The processes of hearing of sounds and speech are not yet explicable enough, and therefore rehabilitation audiology is continuously facing practical problems of hearing and speech stimulation with heavy out of hearing children. Hearing successes with children who have implanted cochlear apparatus may indicate to resonance problem, rather than damaged nerve cells problem with deaf children, as it is alleged today. Physical characteristics of sound are in satisfactorily degree explored. Today's science in this area relies on quantitative sound characteristics: frequency and intensity, and colour and duration of hearing experience are assigned to qualitative intensity of sound characteristics. From the viewpoint of physics, sound wave has frequency, amplitude, energy and intensity, whereas height and strength is psychological dimension of sense of hearing (Woodworth, 1938). On basis of quantitative sound characteristics, it is possible to perform various calculations and evidence on behaviour of sound waves in objective reality. However, current known sound characteristics do not give enough explanations in understanding of complex sound experience in humans, but also other beings. It is possible that solutions of hearing experience of sound are not supposed to be looked for in electroacoustic answers of some fibres of hearing nerve in wide span of frequency and intensity described by Moore, 1986. Sound probably has latent, undiscovered characteristics which in some way are responsible for recognizing of hearing impression. Some researchers have noticed this problem and there were more attempts of examination of resonant characteristics of basilar membrane and suggested psychological dimensions such as: spacing, density, brightness and vocals. Theoretically, if we introduce some new unknown sound characteristic, 10 is enough rather than 20 000 or with dolphins for example 100000 correct nerve endings so that by 10 on 10 system and in continuation of n on n stimulation combination to achieve hearing of all sounds in ambience. With deaf children, it is probably the case of limited possibilities of psychological hearing impression on basis of resonance, rather than case of hearing nerve damage. This theory can be checked by experiment in special conditions of stimulation. It is possible that sound, during passing through different media, besides conduction velocity, which depends on media density and colour, which depends on resonant media characteristics, also reflects some new feature which relates to perception quality. By introducing theoretically new variable (hearing characteristic) which can have resonant source, an assumption that nerve cells with deaf children are not damaged opens. Also, most deaf children can perceive frequencies up to 500 Hz, which suggests that impossibility of hearing perception of greater number of sound vibrations has no connection to neutral activities, but rather in psychological misrecognition of sound which is neutrally registered, and which can be of transmission nature and resonant characteristics of cochlea, including the possibility of lymph impact in sound implementation. Since the cochlea implant behaves as resonant which bypasses the aerial conduction of sound, it is assumed that by bypassing of sound to cochlea and through corresponding fluent media, unknown resonant sound characteristic would be achieved, which would in deaf children result in hearing of speech elements in higher quality regardless of frequency of acoustic stimulus. By this theory, deaf children would be more successfully taught of speech under water. Resonant characteristics cannot be described only by sound colour, and the hearing problem is present with every human. Examples of a child, who is not listening to teacher in class, occurrence of irritability, steadying or different types of excitement during different sound stimulations, are reactions which cannot generally be assigned to frequency, amplitude and sound energy, but to hidden unknown resonant sound characteristics. The best examples for comparison of sound perception in different conditions are dolphins and bats which have approximately equal possibilities of perception of high frequencies. Both animals use the system of echo location and they perceive a large number of frequencies per second in relation to possibility of neutral capacity of impulsive conductivity. Dolphins have possibility of ultrasound perception up to 100 000 Hz which they achieve in water, but they are aurally capable to produce and perceive sounds of lower frequencies in water and out of water, while bats, which cannot swim successfully hunt on surface of water, probably using its resonant characteristic of rejection of sounds from its surface. Current theories of hearing do not give right answers to therapists on hearing rehabilitation.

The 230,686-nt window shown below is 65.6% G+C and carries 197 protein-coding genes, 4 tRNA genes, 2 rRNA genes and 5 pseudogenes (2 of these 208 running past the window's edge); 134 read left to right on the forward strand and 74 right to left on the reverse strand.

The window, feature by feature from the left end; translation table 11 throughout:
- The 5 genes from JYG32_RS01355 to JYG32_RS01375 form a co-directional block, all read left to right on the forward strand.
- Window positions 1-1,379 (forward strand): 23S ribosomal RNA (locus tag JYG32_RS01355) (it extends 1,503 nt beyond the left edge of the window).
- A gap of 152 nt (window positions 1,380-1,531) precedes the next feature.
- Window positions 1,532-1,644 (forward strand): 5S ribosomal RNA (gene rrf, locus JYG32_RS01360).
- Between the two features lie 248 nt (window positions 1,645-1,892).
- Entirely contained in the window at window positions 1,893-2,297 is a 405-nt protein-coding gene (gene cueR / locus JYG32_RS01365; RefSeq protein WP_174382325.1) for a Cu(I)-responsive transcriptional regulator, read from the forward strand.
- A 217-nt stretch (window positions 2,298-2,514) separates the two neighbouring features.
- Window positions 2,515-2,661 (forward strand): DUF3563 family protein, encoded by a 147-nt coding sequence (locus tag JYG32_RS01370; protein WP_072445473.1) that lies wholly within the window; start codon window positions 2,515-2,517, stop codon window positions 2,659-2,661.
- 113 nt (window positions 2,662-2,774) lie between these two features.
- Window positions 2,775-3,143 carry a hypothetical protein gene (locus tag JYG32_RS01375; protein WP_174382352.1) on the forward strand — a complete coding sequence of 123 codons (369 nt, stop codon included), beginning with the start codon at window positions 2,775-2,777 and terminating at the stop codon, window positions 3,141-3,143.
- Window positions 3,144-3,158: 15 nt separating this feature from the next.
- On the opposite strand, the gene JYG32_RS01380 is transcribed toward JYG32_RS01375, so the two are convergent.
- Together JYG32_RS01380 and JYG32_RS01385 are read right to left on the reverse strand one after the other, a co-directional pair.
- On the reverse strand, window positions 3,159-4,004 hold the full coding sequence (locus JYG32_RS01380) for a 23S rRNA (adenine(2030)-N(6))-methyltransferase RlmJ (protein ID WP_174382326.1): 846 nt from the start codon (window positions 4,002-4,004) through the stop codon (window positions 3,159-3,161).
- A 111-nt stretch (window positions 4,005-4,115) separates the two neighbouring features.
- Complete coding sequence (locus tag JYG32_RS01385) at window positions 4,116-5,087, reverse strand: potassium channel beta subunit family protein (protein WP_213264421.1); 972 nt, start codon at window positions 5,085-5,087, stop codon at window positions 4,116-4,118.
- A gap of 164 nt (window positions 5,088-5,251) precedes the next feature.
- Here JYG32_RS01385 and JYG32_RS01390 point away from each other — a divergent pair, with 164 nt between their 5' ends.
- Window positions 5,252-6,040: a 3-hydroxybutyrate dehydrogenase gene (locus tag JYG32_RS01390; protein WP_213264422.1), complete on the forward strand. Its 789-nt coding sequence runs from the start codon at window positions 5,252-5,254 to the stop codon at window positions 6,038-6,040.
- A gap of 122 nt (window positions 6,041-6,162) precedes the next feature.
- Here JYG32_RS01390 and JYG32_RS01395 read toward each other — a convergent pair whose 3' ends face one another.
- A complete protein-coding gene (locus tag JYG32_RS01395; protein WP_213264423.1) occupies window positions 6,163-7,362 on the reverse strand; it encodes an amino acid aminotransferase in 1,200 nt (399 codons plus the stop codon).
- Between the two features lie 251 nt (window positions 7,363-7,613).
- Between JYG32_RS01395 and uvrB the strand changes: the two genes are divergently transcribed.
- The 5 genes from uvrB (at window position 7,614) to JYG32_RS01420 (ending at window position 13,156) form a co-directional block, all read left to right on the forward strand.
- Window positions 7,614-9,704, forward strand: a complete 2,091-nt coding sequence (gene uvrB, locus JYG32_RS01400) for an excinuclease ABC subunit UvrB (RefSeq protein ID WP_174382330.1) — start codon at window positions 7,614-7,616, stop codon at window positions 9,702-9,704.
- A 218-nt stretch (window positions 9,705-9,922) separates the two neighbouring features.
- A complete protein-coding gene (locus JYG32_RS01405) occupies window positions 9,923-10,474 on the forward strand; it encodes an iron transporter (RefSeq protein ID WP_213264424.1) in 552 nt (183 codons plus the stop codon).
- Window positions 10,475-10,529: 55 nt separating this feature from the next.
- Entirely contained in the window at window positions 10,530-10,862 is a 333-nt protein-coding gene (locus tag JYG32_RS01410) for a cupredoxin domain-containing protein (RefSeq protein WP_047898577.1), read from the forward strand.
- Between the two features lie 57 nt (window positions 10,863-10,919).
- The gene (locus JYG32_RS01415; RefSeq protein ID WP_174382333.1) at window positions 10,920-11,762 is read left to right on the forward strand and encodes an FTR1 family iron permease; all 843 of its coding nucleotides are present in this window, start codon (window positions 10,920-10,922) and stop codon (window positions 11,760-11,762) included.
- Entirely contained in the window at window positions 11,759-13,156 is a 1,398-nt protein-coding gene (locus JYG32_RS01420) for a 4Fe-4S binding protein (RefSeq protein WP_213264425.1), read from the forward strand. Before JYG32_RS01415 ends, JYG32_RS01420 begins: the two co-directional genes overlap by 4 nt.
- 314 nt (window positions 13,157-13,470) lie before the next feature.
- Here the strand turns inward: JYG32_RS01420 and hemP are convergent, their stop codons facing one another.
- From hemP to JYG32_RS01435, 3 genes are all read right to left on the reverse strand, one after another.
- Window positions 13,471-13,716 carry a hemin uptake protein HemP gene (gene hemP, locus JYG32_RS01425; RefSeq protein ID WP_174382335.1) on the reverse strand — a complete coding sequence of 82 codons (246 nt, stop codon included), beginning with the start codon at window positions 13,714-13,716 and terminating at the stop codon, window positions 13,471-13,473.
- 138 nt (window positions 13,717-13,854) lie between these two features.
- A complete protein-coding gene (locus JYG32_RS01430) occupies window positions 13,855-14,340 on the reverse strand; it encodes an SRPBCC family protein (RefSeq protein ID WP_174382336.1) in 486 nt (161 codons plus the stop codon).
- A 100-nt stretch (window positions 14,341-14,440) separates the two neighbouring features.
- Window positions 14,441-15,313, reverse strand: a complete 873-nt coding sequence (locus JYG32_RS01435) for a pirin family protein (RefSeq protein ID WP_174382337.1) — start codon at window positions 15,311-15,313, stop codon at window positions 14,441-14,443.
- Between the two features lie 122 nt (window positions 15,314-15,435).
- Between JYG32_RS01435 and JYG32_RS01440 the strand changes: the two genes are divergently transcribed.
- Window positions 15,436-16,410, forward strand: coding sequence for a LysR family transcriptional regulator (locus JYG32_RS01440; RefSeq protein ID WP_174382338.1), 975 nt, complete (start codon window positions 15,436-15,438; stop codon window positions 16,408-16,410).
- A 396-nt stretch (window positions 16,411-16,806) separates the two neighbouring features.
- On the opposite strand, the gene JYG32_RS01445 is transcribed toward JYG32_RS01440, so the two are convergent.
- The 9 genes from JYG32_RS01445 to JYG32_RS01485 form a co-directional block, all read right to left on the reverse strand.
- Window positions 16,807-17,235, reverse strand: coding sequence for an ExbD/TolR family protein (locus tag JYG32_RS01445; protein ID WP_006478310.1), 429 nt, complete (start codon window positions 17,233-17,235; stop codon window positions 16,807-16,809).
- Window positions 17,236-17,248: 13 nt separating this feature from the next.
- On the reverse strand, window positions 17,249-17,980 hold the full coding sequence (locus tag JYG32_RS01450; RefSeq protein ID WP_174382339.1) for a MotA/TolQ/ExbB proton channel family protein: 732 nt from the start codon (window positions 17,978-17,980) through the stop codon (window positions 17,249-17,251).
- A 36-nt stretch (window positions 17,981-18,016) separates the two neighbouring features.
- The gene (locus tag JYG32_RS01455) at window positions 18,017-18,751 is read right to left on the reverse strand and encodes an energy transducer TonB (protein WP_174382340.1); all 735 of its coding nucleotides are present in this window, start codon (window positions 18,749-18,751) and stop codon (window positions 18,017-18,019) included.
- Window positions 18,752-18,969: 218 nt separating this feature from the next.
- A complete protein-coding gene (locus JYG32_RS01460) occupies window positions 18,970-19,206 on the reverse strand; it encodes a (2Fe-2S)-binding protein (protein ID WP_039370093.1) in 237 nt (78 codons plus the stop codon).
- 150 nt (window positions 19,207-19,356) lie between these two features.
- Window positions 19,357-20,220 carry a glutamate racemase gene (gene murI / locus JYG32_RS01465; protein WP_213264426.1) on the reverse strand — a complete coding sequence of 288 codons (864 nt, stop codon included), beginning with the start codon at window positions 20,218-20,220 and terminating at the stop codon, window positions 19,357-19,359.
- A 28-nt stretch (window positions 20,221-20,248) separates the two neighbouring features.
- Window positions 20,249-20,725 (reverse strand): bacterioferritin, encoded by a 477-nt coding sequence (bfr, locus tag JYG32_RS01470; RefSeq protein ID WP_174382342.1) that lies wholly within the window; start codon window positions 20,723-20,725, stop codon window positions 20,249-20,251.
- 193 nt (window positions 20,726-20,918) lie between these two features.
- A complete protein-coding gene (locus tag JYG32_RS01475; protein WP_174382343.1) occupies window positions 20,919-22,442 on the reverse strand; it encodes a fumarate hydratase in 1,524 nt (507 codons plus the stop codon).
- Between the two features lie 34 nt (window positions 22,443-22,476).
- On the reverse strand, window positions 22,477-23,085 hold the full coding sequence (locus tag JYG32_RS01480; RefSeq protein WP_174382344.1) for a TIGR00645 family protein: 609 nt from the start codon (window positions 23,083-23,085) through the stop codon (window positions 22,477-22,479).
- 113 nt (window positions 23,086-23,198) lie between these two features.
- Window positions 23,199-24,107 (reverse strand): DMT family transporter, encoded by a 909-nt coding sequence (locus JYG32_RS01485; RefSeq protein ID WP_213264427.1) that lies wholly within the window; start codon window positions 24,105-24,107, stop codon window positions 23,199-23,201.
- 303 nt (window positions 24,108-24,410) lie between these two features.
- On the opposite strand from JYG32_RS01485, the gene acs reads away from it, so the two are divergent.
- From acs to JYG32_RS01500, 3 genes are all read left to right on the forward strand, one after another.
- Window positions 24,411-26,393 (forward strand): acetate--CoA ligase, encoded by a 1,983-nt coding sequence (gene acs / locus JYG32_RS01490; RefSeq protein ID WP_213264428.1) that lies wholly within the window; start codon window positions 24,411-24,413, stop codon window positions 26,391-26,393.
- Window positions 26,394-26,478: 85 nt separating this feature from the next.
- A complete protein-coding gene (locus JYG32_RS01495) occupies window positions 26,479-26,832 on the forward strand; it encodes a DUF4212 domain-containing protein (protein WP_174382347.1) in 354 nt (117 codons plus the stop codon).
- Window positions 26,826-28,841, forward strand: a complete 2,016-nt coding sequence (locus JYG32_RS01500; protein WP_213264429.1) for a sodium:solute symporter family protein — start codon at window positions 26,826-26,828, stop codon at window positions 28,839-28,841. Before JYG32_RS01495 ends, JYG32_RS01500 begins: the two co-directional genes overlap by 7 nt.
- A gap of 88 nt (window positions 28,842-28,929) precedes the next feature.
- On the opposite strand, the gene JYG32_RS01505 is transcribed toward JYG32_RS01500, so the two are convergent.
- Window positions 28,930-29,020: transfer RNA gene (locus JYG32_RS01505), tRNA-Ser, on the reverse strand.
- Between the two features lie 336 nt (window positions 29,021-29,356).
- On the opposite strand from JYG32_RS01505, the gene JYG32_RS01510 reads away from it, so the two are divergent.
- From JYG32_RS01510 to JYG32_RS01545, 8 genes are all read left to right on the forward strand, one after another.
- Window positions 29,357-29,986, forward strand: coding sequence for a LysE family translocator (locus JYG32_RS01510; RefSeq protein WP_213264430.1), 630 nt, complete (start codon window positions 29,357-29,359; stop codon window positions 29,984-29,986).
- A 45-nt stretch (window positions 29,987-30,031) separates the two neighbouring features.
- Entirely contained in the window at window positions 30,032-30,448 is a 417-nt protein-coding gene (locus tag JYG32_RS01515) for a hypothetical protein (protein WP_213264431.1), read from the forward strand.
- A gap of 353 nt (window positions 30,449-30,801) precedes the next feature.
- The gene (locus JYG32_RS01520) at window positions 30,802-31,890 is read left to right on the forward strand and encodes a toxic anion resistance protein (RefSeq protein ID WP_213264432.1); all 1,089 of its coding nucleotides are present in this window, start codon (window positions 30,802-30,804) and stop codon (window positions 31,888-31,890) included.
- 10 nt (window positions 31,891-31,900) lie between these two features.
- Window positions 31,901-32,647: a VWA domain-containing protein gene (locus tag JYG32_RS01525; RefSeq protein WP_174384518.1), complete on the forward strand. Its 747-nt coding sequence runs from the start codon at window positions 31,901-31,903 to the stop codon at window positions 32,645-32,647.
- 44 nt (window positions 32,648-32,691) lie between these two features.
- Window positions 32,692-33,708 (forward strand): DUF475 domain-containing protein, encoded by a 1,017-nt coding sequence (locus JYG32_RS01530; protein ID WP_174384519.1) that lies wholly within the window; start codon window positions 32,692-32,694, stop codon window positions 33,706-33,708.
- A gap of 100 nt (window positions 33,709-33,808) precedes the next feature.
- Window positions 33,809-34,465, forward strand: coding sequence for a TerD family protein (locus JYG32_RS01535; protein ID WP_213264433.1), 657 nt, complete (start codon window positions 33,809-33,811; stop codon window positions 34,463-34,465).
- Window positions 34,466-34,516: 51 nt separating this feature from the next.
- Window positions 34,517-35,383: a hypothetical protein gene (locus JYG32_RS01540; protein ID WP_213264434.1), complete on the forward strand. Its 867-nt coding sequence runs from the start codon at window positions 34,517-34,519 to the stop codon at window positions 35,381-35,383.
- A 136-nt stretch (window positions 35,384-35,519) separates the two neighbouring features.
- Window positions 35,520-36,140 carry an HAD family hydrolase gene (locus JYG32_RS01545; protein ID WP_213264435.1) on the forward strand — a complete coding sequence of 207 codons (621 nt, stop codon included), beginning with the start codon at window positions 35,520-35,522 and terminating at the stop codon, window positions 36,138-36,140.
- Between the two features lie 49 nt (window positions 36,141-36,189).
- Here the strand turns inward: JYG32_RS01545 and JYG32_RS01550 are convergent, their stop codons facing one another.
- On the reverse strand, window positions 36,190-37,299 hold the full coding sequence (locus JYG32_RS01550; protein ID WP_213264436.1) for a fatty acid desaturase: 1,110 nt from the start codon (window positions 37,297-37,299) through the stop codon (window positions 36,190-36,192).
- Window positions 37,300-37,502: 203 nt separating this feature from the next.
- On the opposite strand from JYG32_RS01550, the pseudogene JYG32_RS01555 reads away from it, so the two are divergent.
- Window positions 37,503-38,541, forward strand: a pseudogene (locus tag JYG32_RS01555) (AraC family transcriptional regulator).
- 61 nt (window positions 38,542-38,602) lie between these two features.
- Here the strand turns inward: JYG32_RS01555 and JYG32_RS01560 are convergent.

Resonance theory, known as place theory, which was established by Helmholtz 1857, assumes that ear works as tuned resonant and that each position of basilar membrane is related to characteristic frequency which separates spectral representation of incoming sounds, maps them and translates it through auditory nerve and brainstem to the auditory cortex. Frequency theory, which dates back in 1865 (Rinne) and 1886 (Rutherford), assumed that wave sound form turns into fluctuation of voltage and directly encodes by the pattern of discharge through auditory nerve. This theory assumes that auditory nerves have capability of conducting electrical impulses as much as frequency auditory range is (Gulick, 1971). Theory (The Volley Theory) of sand which combines elements of place theory and frequency theory, as well as the travelling wave theory (The travelling wave theory) cannot explain the fact which occurs in rehabilitation practice, that some children to which in audiometric diagnose have heavy hearing defect show better hearing discrimination of speech stimulus than children which have significantly better remnants of hearing.
Gulick, W.L (1971) Hearing: physiology and psychophysics, Oxford University Press. New York
Moore, B.C.J. (1986) Frequency selectivity in hearing, London, Academic Press.
Rutherford W. (1886) A New Theory of Hearing, J Anat Physiol. 1886 October; 21(Pt 1): 166–168. (http://www.ncbi.nlm.nih.gov/pmc/articles/PMC1288671/)
Woodworth, R. S (1938) Experimental Psychology, Naučna knjiga Beograd.